Published on March 18, 2016
With the recent ending of the annual Mobile World Congress, there was the usual release of flagship models by phone manufacturers: Samsung Galaxy S7 and S7 Edge and Sony Xperia XA, just to name a few...
If, to those, we add the upcoming Nexus 7 and the iPhones 7 and 7 Plus, we get a plethora of devices that are basically hardware updates to last year’s respective iterations.
This is a usual yearly tendency across all manufacturers, as new and better components are made available and at cheaper prices which then get converted into objects of desire to the avid consumers (yours truly included).
The competition for the crown of best smartphone in the market is a fierce one, and it usually revolves around four big players (Apple, Google, Samsung and HTC).
However, these mobile “beasts” can’t be considered cheap, which normally leads the user to a recurring sense of frustration… “So I spent £400+ just a couple of months ago, but my phone is already outdated” or “My phone is working fine, but that new model is just to die for!” are common thoughts if you’re a tech geek and/or always like to own the latest trendy device.
Sometimes, bugs even tend to “miraculously” appear as new models come out, almost as if you were psychologically preparing yourself to spend more money on a shiny new gadget.
That’s where something like Google’s Project Ara could come in…
Imagine a world where instead of having to buy a whole new device every single year, you could just buy a specific component upgrade…
Think your camera is outdated? Fine, buy a new one and attach it to your phone. Awesome new pictures sorted!
Screen shattered? Fear not! No need to send the entire phone for repair. Just buy a replacement part and snap it on.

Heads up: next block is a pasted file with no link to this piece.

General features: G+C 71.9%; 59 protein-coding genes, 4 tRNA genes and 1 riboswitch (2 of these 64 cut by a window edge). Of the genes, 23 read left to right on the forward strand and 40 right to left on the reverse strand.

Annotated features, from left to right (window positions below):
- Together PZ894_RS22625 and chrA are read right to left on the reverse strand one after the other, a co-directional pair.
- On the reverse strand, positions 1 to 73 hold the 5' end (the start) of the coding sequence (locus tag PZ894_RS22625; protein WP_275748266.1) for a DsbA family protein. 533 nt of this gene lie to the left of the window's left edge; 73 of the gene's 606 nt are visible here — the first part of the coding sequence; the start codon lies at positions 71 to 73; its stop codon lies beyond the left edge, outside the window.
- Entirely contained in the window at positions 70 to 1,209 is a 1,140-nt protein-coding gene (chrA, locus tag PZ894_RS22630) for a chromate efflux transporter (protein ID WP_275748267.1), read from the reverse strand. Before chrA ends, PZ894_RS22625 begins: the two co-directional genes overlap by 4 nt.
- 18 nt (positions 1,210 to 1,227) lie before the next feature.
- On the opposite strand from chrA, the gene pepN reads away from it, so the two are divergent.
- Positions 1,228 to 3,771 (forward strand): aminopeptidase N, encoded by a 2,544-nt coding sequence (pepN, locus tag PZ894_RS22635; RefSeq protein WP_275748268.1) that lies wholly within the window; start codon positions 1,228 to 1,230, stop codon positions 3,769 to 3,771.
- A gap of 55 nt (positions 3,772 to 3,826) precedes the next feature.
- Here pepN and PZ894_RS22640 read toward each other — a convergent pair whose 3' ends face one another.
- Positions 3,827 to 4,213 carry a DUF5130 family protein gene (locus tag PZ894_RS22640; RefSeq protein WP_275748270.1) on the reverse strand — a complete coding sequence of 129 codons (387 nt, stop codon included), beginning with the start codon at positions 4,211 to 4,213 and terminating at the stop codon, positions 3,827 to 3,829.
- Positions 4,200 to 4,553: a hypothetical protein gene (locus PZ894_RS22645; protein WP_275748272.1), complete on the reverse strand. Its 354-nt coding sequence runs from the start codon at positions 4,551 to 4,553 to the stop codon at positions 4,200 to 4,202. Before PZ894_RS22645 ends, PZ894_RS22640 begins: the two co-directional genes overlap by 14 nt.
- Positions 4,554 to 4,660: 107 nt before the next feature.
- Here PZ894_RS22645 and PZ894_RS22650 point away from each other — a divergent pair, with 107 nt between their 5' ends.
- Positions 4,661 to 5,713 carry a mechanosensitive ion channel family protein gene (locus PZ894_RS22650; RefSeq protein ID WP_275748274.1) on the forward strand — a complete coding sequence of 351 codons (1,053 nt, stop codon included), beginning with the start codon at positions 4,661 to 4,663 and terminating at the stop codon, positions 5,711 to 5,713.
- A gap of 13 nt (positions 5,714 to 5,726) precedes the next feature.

Need a better battery? Bigger storage? Faster processor? A funky module that enables night vision on your phone? All of this will apparently be possible if Ara is successful.
It sounds like a fairy tale and, to some extent, it is. I’m guessing the adoption rate will depend on how reliable, fast, and smooth the user experience will be. Do we need to switch off the phone to replace modules? Will we have to upgrade the firmware when new components come out? What will the price range be? How durable are the components? Will it look premium or will it have that plastic feeling?
Not long ago, there was this big buzz about Glass and its potential, but after not too long the project was back to the drawing board.
For wanting to get the project right from the start, the initial 2015 release date was postponed, as Google’s engineers found that phone had very low resistance to close encounters with the floor, as stated in this tweet. Apparently a new proprietary technology is being designed to mitigate that problem, pushing the public launch to sometime in 2016.
In my opinion Google does take the lead as it has the full stack (hardware + software development) but, even if Ara goes down the drain, modular phones are a thing as new manufacturers are appearing in the market, like PuzzlePhone. Vsenn, a Finnish company which was mainly composed by former Nokia engineers was also on the brink of releasing a device to public but, just before launch, decided to license its technology to an undisclosed company (wonder who it might be?).
Finally, we also need to consider the big players. If this takes off, there’s no doubt that HTC, Sony and Samsung will want to have their say in the market, as they’re doing now with VR.
LG, trying to get some market share as well, has recently announced the G5,which is the first step to a truly modular phone, as you can already swap some components in the device (they’re referred to as Friends?!).
What the future will bring for mobile, no one can say… But I’m pretty sure the paradigm is going to change as it did a few years ago with the introduction of the touchscreen.
Exciting days ahead!